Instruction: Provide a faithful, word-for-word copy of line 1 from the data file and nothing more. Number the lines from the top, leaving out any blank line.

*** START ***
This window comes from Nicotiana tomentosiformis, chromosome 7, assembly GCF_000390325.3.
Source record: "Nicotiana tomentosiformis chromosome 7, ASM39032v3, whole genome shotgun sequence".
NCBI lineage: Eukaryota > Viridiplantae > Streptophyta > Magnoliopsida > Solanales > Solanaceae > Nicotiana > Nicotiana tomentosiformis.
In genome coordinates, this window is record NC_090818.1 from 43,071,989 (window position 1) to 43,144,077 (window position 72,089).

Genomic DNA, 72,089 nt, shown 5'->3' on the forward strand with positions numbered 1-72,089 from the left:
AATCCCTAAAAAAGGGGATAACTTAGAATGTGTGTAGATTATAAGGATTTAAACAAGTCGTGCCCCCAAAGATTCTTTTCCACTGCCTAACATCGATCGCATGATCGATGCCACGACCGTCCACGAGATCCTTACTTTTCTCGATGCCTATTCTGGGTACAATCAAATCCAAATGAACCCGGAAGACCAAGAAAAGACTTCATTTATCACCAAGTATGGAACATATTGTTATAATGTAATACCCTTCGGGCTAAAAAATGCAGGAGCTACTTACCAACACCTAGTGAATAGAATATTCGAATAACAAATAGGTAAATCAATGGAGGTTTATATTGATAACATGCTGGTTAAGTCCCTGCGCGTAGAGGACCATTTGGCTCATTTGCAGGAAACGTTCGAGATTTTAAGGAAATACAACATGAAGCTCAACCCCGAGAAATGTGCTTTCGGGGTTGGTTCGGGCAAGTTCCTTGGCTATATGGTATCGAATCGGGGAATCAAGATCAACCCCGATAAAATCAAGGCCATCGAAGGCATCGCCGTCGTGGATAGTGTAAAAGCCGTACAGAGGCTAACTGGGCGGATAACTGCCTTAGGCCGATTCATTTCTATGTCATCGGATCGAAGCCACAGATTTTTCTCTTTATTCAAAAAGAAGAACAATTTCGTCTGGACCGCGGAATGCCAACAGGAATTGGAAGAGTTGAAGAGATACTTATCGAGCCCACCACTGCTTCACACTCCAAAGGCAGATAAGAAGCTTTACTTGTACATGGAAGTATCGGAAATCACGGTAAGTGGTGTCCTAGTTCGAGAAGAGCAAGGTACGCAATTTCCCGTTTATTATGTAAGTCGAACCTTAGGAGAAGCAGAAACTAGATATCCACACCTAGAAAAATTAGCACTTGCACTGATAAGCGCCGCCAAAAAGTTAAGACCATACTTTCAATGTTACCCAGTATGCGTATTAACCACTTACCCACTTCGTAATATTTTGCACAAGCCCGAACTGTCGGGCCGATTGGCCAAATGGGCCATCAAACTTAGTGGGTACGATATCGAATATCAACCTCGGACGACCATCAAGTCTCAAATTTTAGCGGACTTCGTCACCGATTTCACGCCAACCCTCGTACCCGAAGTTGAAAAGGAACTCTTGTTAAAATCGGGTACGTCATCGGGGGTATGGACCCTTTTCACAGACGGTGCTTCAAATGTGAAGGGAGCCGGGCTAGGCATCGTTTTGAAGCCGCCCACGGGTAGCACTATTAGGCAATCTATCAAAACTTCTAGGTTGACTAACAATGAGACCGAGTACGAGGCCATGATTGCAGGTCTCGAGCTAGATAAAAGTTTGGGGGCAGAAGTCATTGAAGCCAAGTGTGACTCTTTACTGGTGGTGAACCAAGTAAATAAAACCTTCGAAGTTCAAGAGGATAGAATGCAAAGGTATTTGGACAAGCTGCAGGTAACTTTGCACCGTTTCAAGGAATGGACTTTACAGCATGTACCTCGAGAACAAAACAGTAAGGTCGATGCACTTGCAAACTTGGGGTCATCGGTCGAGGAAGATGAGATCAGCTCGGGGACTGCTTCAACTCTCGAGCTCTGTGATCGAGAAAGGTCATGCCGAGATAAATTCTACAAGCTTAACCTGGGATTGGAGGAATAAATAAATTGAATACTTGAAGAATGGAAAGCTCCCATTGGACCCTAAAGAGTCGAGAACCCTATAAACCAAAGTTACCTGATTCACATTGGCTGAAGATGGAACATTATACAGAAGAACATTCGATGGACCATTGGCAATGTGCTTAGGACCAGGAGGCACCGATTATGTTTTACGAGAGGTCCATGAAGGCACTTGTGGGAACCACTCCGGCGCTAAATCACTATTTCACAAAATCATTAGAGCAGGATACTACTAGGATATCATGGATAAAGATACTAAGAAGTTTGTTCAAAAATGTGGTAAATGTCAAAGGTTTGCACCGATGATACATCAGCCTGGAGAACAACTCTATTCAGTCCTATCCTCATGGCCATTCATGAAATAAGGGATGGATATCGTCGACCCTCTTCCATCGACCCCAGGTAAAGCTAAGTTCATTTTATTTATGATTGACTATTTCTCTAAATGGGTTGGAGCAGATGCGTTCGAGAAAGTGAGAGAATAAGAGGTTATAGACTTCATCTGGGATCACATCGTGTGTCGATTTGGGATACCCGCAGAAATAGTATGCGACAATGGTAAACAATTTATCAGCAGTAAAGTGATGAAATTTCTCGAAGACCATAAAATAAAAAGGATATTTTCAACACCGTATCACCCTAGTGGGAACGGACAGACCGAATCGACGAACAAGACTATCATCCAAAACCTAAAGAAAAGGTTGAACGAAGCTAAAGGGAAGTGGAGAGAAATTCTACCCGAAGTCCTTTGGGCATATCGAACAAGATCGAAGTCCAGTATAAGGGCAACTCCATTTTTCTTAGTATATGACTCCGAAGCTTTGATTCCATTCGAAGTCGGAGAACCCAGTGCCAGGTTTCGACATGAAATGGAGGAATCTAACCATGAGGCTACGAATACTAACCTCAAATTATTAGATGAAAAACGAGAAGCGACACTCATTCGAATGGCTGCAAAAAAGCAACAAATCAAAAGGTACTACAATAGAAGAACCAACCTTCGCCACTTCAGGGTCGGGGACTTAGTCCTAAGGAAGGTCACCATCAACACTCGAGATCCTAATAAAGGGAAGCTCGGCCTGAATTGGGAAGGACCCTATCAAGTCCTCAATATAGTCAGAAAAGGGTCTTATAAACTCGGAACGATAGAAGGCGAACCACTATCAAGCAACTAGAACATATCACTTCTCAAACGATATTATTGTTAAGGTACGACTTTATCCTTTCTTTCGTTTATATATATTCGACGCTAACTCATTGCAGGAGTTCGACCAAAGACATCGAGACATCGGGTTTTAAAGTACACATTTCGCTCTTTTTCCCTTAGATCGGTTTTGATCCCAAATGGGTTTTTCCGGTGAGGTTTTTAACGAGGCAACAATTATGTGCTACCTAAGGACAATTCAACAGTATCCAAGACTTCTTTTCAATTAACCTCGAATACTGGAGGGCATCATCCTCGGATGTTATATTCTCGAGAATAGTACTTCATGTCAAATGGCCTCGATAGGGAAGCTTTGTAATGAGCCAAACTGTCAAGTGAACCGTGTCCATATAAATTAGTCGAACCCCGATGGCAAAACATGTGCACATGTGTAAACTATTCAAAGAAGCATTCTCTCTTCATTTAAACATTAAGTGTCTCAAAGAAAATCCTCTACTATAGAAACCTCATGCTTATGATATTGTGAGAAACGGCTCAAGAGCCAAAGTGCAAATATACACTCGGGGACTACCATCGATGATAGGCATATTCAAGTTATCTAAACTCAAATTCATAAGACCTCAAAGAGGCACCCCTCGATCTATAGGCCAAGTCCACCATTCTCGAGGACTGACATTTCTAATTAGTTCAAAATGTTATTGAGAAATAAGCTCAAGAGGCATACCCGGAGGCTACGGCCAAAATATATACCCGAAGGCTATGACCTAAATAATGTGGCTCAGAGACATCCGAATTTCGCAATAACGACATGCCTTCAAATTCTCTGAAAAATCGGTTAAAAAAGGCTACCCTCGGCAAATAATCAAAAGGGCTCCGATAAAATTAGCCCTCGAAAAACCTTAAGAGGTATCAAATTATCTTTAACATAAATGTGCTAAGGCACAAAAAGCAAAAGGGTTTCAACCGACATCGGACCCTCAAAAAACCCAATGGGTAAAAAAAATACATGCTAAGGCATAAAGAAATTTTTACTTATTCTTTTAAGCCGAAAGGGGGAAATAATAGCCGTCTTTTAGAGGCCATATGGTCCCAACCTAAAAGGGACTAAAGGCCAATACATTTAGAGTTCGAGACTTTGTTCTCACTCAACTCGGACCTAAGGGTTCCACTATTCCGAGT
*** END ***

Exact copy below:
This window comes from Nicotiana tomentosiformis, chromosome 7, assembly GCF_000390325.3.